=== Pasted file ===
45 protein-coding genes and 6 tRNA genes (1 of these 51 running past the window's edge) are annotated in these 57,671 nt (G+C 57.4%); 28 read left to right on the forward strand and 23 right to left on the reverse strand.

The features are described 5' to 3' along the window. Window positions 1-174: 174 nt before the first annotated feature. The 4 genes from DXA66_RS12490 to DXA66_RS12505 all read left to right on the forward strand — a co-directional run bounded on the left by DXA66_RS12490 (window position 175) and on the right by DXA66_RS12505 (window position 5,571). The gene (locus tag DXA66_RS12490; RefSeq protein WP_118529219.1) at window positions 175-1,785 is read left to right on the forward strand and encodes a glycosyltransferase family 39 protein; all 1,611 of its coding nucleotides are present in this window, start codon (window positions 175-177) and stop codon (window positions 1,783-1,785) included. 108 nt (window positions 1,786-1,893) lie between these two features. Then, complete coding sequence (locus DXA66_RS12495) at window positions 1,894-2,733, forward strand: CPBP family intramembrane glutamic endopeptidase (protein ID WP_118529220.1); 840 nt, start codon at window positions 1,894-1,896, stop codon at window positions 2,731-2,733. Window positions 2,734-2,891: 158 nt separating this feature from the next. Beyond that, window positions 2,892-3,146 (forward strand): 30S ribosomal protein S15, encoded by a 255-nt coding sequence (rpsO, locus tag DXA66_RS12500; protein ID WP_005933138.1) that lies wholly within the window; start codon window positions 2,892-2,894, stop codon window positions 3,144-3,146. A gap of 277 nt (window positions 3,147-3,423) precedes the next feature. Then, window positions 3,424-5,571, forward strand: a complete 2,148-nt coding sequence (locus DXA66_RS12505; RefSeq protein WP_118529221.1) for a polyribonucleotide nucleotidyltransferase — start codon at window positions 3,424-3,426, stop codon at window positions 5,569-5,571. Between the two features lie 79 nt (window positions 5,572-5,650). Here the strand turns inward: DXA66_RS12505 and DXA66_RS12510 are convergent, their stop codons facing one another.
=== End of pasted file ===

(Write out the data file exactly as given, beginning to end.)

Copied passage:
45 protein-coding genes and 6 tRNA genes (1 of these 51 running past the window's edge) are annotated in these 57,671 nt (G+C 57.4%); 28 read left to right on the forward strand and 23 right to left on the reverse strand.

The features are described 5' to 3' along the window. Window positions 1-174: 174 nt before the first annotated feature. The 4 genes from DXA66_RS12490 to DXA66_RS12505 all read left to right on the forward strand — a co-directional run bounded on the left by DXA66_RS12490 (window position 175) and on the right by DXA66_RS12505 (window position 5,571). The gene (locus tag DXA66_RS12490; RefSeq protein WP_118529219.1) at window positions 175-1,785 is read left to right on the forward strand and encodes a glycosyltransferase family 39 protein; all 1,611 of its coding nucleotides are present in this window, start codon (window positions 175-177) and stop codon (window positions 1,783-1,785) included. 108 nt (window positions 1,786-1,893) lie between these two features. Then, complete coding sequence (locus DXA66_RS12495) at window positions 1,894-2,733, forward strand: CPBP family intramembrane glutamic endopeptidase (protein ID WP_118529220.1); 840 nt, start codon at window positions 1,894-1,896, stop codon at window positions 2,731-2,733. Window positions 2,734-2,891: 158 nt separating this feature from the next. Beyond that, window positions 2,892-3,146 (forward strand): 30S ribosomal protein S15, encoded by a 255-nt coding sequence (rpsO, locus tag DXA66_RS12500; protein ID WP_005933138.1) that lies wholly within the window; start codon window positions 2,892-2,894, stop codon window positions 3,144-3,146. A gap of 277 nt (window positions 3,147-3,423) precedes the next feature. Then, window positions 3,424-5,571, forward strand: a complete 2,148-nt coding sequence (locus DXA66_RS12505; RefSeq protein WP_118529221.1) for a polyribonucleotide nucleotidyltransferase — start codon at window positions 3,424-3,426, stop codon at window positions 5,569-5,571. Between the two features lie 79 nt (window positions 5,572-5,650). Here the strand turns inward: DXA66_RS12505 and DXA66_RS12510 are convergent, their stop codons facing one another.